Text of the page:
What prison administrators need to be focusing on is finding ways to make disciplinary proceedings impartial, thorough, and just. Fairness should be inherent in any prison disciplinary proceeding. By effectuating a just disciplinary system, the number of prisoners being recommended for placement in a control unit will plummet. In the prison systems these hearing bodies are plainly an unfortunate joke. Prisoners are charged with misconduct with the only evidence usually a prison guard’s written statement, and the prisoner is then found guilty by the reporting guard’s co-worker. This isn’t a system based on honesty and integrity, but upon convictions and the most expedient path to them.
Randall Radic: What could be done to improve conditions inside Special Housing Units?
Christopher Zoukis: The starting point is to severely limit their usage. Only those who are actively a threat to others or to the institution should be even considered for Special Housing Unit placement. Someone who steals food out of the prison cafeteria to sell or someone who uses the Google Voice service to cut down on the cost of calling their children shouldn’t be placed in a SHU. This is mere misconduct, not a threat to others.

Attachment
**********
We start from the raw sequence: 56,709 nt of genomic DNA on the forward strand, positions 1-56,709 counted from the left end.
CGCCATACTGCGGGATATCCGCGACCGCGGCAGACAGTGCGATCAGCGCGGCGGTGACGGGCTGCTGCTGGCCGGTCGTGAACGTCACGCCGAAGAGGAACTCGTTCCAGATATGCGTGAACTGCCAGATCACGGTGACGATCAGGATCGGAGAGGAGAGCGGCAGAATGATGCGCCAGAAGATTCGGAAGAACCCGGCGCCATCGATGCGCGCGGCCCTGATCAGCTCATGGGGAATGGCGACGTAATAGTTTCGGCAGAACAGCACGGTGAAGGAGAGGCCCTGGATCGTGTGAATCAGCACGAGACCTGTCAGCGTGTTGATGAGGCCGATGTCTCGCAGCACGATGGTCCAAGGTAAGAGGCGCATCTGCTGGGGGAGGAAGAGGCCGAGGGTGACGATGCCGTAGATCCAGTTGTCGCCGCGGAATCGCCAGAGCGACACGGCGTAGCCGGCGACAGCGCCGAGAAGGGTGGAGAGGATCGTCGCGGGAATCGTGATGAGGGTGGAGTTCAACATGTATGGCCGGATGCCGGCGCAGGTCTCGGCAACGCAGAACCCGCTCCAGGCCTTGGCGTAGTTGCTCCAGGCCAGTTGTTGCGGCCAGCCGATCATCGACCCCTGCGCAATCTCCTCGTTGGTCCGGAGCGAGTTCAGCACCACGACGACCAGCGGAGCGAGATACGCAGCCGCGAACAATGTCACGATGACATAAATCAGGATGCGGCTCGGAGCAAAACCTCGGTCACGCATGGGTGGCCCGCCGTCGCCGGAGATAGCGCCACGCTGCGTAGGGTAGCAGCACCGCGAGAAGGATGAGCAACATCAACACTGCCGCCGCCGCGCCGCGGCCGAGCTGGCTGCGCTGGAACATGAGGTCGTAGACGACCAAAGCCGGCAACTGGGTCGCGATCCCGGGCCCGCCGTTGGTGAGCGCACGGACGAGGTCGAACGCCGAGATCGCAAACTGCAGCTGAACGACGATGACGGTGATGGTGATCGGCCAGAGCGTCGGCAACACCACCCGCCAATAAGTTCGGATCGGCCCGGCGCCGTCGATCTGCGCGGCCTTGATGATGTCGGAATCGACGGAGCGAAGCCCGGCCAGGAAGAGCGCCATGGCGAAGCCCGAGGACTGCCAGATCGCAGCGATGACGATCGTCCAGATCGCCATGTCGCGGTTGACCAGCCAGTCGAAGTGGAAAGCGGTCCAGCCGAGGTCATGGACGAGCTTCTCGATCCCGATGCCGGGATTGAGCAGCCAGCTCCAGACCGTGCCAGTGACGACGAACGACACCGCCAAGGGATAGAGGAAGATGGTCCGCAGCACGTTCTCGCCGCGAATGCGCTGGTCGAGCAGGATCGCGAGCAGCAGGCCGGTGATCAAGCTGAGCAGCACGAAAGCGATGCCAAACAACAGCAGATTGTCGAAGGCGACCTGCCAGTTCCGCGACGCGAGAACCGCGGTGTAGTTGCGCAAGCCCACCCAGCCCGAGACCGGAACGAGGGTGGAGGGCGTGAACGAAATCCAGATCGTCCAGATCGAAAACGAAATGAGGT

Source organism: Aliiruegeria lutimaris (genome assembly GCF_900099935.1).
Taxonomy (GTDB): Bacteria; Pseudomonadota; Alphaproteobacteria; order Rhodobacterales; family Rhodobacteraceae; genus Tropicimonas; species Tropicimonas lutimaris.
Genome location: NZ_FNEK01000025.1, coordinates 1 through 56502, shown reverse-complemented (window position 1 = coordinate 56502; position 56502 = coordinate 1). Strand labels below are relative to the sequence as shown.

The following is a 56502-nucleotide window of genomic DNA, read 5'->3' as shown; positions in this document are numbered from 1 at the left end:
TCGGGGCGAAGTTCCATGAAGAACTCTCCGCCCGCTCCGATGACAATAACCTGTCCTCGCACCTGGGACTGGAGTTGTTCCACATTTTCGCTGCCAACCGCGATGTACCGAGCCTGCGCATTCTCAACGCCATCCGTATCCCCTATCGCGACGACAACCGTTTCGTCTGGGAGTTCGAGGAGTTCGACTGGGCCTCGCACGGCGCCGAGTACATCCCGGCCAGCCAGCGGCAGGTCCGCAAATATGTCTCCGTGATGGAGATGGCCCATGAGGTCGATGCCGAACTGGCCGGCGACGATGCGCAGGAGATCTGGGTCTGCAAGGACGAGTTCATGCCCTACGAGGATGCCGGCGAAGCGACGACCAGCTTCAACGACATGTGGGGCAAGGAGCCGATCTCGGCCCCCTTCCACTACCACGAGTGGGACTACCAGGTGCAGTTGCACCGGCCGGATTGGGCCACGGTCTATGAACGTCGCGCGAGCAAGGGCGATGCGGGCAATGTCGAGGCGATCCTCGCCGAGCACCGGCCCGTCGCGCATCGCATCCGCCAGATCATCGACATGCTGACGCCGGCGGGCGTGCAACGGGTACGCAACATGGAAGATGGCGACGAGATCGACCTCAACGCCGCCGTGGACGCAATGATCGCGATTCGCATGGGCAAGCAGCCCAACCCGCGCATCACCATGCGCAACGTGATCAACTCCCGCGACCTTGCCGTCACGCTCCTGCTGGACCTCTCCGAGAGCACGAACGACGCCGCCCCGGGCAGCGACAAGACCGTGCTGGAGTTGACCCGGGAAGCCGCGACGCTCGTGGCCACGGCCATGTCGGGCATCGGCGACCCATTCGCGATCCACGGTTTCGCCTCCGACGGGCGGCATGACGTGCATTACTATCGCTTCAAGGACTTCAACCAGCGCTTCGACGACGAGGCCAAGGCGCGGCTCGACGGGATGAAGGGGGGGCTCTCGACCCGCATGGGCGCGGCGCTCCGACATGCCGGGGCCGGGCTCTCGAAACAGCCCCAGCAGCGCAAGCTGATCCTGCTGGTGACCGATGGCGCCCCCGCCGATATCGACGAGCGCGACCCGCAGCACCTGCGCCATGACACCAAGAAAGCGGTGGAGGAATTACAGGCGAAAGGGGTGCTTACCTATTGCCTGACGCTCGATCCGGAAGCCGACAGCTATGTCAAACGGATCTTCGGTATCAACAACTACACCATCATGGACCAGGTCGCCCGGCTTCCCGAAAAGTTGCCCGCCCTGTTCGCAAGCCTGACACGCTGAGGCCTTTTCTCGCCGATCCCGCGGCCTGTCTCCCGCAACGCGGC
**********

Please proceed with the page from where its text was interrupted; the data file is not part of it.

Next, those in control units need to be treated with human dignity. If they need their toilet flushed, toilet paper, soap, or paper, it should be provided without any nonsense. They should also have the meaningful recreation time, counseling, and social interactions that administrators always say they wish to provide but don’t, so that the damage of such intensive confinement can be negated.
And anyone placed in a Special Housing Unit should have a means to earn less restrictive confinement even while still serving a sanction of segregation. This just makes sense and promotes the adherence to rules and order.
Randall Radic: If readers want to learn more about Special Housing Units or control units, where can they go?
Christopher Zoukis: “Prison Legal News” (www.prisonlegalnews.org) regularly reports on control units both on their website and in their monthly magazine. So does Solitary Watch on their website. And I regularly blog at PrisonLawBlog.com about control units and Special Housing Units, in particular. The ACLU’s National Prison Project also does some good work in this arena.